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Wednesday, August 24, 2011

How To Restore And Store Old Antique Family Photos And Pictures

This article explains methods of antique photograph restoration as well as the proper care to ensure the longevity of the photographs.


Some people view and treat antique photographs as dispensable pieces of paper and often store them in the worst places. As a result, the images are often stained, torn or faded. Fortunately, you can correct existing problems and take steps to ensure that your photos are not damaged in the future.
Loose photographs stored in antique albums, old cardboard boxes or envelopes can suffer the effects of acid and lignin. These chemicals are found in most paper products. Both chemicals can stain your images an ugly shade of yellow and turn your antique photographs brittle.

Natural occurring chemicals are not photographs' only enemies. Drastic temperature changes can fade your images. Dampness can produce mold that will eat the photographic emulsions (image sides) of your pictures. Thus, storing your antique photos in the attic or basement is never a good idea.

Thankfully, photographs that have been damaged due to these conditions can be restored. It is advisable, however, that you find a professional restorer to tackle the process. The types of antique photograph restoration are electronic restoration, chemical restoration, physical restoration, airbrush restoration and copying.

In electronic restoration, a photo is scanned into a computer and the restorer decides what techniques are needed from electronic signals on the monitor. This is, essentially, a complicated cousin of photo editing software. However, the technology used in this process is not perfect and equipment costs make this method too pricey for the average consumer.

Chemical restoration is generally used on faded black and white images. By redeveloping an image in black and white developer, the once oxidized silver in the paper once again becomes silver metal, making the image visible. A more involved process involves bleaching your photograph and redeveloping it. However, the latter method can cause irreparable damage to your photograph.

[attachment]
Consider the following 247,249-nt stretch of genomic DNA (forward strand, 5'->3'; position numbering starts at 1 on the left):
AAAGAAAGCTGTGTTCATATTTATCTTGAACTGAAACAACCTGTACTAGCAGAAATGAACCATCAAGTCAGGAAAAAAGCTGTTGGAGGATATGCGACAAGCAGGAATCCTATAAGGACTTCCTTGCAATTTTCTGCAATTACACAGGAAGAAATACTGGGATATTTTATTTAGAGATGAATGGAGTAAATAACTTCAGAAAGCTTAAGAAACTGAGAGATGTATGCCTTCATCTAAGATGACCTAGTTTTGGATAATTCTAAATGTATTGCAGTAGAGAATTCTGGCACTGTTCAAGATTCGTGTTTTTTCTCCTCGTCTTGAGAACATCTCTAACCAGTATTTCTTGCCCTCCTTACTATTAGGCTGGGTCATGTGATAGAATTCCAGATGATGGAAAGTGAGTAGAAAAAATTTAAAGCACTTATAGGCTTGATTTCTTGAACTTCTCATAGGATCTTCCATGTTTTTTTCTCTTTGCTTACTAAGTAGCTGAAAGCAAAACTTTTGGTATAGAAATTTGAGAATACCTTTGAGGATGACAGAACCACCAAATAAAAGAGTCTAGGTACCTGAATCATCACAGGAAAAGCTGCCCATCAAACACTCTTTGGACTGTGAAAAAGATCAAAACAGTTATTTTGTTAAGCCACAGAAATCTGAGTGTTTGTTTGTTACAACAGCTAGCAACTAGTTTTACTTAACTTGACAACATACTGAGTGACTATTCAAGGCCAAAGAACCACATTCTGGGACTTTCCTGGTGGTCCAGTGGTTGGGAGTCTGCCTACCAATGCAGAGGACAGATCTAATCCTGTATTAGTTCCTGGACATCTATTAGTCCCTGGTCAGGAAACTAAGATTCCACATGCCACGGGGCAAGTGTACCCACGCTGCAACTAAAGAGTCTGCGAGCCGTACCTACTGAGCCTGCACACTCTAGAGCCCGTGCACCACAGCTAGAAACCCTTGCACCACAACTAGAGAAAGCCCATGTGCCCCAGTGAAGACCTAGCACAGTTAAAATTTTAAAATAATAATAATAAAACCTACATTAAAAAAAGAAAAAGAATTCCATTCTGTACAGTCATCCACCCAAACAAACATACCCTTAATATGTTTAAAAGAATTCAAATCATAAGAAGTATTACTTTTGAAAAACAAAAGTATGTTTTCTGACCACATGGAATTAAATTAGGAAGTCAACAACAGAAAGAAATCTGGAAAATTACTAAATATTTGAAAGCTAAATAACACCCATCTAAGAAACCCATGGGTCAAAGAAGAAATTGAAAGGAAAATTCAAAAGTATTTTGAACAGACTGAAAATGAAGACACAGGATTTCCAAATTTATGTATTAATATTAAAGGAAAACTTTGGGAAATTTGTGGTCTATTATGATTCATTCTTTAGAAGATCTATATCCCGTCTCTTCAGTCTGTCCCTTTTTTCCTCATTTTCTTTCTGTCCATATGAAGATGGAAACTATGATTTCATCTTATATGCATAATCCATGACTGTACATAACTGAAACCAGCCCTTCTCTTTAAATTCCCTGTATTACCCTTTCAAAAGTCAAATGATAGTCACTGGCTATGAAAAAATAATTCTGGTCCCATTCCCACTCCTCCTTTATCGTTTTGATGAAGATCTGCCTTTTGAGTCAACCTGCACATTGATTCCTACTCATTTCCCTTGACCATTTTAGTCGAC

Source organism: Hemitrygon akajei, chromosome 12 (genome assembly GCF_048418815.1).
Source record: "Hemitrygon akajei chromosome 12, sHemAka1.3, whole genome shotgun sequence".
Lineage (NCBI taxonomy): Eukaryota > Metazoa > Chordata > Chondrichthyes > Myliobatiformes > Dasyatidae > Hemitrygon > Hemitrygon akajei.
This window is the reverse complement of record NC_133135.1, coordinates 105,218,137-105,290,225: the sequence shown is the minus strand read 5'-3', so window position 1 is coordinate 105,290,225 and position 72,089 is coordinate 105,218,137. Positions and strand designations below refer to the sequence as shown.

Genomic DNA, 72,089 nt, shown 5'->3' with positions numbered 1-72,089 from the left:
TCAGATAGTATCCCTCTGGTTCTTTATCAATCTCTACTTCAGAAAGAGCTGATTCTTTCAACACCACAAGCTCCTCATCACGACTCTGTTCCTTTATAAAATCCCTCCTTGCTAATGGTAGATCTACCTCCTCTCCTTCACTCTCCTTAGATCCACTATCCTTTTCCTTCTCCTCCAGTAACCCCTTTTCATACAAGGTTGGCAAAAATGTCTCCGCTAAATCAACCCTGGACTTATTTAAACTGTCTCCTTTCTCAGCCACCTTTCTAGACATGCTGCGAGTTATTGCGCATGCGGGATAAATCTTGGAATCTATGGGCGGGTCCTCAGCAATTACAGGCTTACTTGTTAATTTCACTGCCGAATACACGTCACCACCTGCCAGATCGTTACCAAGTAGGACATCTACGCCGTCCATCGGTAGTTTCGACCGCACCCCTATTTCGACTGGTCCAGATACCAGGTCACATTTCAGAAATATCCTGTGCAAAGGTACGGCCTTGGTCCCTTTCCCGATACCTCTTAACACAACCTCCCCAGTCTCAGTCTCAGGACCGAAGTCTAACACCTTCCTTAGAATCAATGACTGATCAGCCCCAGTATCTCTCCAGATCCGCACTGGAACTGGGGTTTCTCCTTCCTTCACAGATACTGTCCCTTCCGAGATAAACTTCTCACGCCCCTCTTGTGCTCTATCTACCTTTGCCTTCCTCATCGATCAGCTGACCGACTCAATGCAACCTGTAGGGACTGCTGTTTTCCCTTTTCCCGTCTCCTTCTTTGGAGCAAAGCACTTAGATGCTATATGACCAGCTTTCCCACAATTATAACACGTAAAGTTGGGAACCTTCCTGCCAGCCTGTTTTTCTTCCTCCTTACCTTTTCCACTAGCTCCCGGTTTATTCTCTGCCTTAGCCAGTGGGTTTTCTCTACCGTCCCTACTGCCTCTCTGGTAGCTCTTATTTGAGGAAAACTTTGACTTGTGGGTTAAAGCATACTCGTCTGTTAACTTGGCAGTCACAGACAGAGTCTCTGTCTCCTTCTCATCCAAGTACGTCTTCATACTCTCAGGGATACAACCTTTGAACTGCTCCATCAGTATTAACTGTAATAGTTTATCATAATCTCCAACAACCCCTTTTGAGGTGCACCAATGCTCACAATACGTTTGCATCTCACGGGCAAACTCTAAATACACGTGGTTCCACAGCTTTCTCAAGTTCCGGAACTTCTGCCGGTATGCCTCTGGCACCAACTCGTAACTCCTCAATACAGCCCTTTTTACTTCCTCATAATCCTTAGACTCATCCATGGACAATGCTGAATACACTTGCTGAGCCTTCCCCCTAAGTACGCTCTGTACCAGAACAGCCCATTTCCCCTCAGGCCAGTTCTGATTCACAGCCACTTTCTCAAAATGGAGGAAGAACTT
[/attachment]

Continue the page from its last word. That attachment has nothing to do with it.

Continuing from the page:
The process of physical restoration uses a blend of neutron irradiation, autoradiography and photography to restore faded images. This is a highly recommended restoration method as it is non-destructive, but it is not easily available.

Airbrushing is computer editing without the computer. In traditional airbrushing, an artist uses a special paintbrush to restore lost details to a photograph, correct defects or change aspects of a photograph. Airbrushing can even remove a person entirely. However, if an artist applies this method too heavily, your photograph will not look realistic.

Copying is the least expensive restorative method. You can ask a lab professional to copy your old photographs. Old negatives can be copied as well using special camera equipment. By doing this, you will have a back up for additional restoration, editing or a base in which to make additional copies.

After all that restorative work, it wouldn't make sense to store your images improperly. Acid free photo album pages, photo corners and storage boxes (also, lignin free) are available to help you organize and store your images.

If you prefer plastic page protectors to paper album pages, then look for protectors that do not contain Poly Vinyl Chloride (PVC). This chemical will turn your images sticky and yellow over time.

After you organize your images, you should store them in a cool, dry place, such as a closet. The balanced conditions will ensure the longevity of you unique images.

Of course, you still have the option of displaying your antique images. If you do this, you will want to use metal frames. Wooden frames (like paper) contain chemicals that can damage your pictures.

When matting an antique photograph or any photograph for that matter, you should use acid free mat board (a.k.a. rag board). Acid free linen tape should be used to hinge the two parts of your mat together. Do not tape your antique photograph to the mat, but use acid free photo corners to attach it. Once the tape is applied to your photograph, you will not be able remove it without damaging the photograph in the process.

Finally, you should use special UV blocking glass in your frame or position your photograph away from direct sunlight. Long-term UV exposure will drastically fade your images. Most frame stores carry UV blocking glass. It's a bit expensive, but it's worth the price to protect your pictures.

Remember, your antique photographs aren't easily replaced pieces of paper. These images are unique treasures and should be treated with respect. Given the proper care, they will be valuable family heirlooms that your descendants will be thankful for one day. http://www.essortment.com/restore-store-old-antique-family-photos-pictures-57966.html


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